The evolution of the eutrophication of the Palić Lake (Serbia)
Eutrophication is a world-wide environmental issue. The Palic Lake is a shallow lake typical for the Pannonian plain. The Lake itself was in a very bad condition during the late sixties of the last century; polluted and hypertrophic. Due to inadequate water quality, it was dried out in 1971 and re-established in 1977 and since then its trophicity has been worsening. The lake has recreational purposes but it is also a collector for treated municipal waste waters coming from the lagoons for active sludge water treatment. The sewage discharges from rapidly developing towns in the watershed and the growing use of fertilizers in agriculture increased the nutrient load to the Lake in the last decades. A steady increase of phosphorus loading is the most important factor of the lake eutrophication. The result of the accelerated eutrophication is the enormous amount of sediment at the bottom of the Palic Lake. Therefore, in the lake that covers an area of 565 ha and volume of 10 million m3, there was 1.900.160 m3 of sediment. The sediment thickness varied from 0.3 to 1.2 m. In summer 2010, the recreational part of the lake (sector IV) was 1.311.356 m3 of sediment, characterized with concentrations of total phosphorus (TP) of 2885 mg/kg, 4300 mg/kg total nitrogen (TN) and 39000 mg/kg total organic carbon TOC. The sediment of the Palic Lake was not loaded with high concentrations of heavy metals. Everything mentioned supports the fact that the restoration of this aquatic system is necessary and applied measures have to be grounded on the principles of ecoremediation technologies.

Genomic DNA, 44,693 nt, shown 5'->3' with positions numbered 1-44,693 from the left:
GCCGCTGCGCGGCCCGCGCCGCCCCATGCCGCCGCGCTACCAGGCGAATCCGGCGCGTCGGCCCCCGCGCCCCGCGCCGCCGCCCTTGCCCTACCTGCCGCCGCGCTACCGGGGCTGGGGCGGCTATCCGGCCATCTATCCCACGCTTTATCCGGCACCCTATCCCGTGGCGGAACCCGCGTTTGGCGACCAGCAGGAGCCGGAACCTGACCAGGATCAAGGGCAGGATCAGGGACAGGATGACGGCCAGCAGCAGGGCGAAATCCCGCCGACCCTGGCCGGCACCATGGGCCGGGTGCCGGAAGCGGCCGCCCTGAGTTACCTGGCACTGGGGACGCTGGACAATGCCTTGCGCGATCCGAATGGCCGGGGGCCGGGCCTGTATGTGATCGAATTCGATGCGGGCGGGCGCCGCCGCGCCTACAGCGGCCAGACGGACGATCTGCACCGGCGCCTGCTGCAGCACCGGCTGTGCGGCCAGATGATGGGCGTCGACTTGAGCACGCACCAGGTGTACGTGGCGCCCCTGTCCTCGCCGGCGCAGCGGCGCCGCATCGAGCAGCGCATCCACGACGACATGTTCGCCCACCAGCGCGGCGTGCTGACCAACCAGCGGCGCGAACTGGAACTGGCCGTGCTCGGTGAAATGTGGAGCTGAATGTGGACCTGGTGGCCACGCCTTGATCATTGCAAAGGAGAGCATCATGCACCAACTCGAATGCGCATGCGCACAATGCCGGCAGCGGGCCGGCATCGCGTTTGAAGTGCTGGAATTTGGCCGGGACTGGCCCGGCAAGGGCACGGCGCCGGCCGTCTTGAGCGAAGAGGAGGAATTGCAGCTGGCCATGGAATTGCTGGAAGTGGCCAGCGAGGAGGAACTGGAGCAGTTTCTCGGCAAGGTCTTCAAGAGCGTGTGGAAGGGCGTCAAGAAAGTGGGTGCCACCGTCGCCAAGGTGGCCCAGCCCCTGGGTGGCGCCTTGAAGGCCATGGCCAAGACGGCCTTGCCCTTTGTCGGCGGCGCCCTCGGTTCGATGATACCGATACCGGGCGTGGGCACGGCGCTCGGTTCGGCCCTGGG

Key words: Eutrophication, Palic Lake, sediment, total N, total P.